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Congress⁠i⁠onal Shuffle & Bump

By: The James Madison Institute / October 8, 2010

The James Madison Institute

Blog

October 8, 2010

By Francisco Gonzalez, JMI Development Director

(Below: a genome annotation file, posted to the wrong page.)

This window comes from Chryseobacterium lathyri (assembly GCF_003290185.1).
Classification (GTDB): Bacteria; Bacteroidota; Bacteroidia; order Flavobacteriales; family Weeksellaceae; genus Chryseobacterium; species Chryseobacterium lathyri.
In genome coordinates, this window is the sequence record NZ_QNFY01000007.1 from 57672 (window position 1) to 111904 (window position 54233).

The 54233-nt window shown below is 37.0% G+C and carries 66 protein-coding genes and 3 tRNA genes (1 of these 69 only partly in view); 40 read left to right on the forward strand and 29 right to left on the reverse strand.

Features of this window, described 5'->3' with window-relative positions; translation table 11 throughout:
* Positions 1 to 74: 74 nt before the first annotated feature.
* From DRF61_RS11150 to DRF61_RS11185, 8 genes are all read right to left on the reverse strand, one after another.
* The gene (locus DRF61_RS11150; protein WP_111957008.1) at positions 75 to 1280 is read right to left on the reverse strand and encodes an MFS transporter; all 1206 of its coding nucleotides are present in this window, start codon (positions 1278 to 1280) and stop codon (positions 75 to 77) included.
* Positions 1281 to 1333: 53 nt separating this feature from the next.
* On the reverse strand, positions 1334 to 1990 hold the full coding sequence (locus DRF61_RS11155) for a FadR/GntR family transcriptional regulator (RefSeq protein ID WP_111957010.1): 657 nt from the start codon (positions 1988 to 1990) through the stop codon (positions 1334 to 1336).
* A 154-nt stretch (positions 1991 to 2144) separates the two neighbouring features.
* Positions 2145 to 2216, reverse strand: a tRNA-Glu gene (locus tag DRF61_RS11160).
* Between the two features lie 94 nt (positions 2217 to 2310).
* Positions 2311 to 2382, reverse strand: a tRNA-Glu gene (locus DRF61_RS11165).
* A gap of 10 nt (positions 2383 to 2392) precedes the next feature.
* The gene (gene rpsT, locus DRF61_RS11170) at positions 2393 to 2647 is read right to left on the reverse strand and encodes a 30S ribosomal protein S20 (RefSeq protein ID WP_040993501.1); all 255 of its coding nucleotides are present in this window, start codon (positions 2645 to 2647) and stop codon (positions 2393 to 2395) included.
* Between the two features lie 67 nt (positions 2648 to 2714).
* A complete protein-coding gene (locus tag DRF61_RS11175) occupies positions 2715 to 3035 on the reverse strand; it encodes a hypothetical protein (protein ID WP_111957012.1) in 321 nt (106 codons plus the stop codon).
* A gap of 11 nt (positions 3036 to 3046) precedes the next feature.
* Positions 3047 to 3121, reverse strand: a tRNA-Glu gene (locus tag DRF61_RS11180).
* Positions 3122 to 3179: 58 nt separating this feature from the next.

As if the Sunshine State couldn’t shine any brighter. A recent analysis estimates that Florida is poised to pick up two additional Congressional seats after the 2010 Census is completed. The population figures from the once-every-10-years Census reconfigures the population of the states and reapportions the 435 U.S. Congressional seats based on population movement.And despite the economic downturn and the fact that 2009 was the first year since World War II that Florida’s population actually decreased, our state’s net population actually increased substantially since the 2000 Census was conducted. Combine that with the fact that so many other states have significantly decreased in population since 2000. Florida will join Texas as the only two states to pick up two Congressional seats this time around.The other states that are expected to pick up one Congressional seat each are South Carolina, Georgia, Washington, Nevada, Utah, and Arizona. It is striking to note that of all those states, only Washington is a traditionally “blue” or more “liberal” state. Nevada tends to be a swing state, while the other four are traditionally “red” or more “conservative” states.To compensate for those states picking up seats, there are a number of states losing seats. New York and Ohio are both expected to lose two seats – and this data was collected before LeBron James made his move south. Massachusetts, New Jersey, Pennsylvania, Michigan, Illinois, Iowa, and Missouri are each expected to lose one seat. Of all those states losing seats, Ohio, Iowa, and Missouri are typically considered swing states, while the rest are generally “blue” states.When the 2012 Presidential election arrives, the electoral map will look different – and that will be before any of the candidates can make their impact on it. A number of red states have picked up Congressional seats, and thus electoral votes.Florida will be going from 25 Congressional seats to 27 (and 27 electoral votes to 29) and New York will come down from 29 Congressional seats to 27, meaning both Florida and New York will each have the same number of electoral votes. It seems that the Census is finally starting to mirror life: reflecting the many New Yorkers who have been making a permanent move to Florida over the past few decades. And once again the data proves that Americans are moving – to traditionally low-tax, sun-belt states.  It’s time policymakers start paying attention.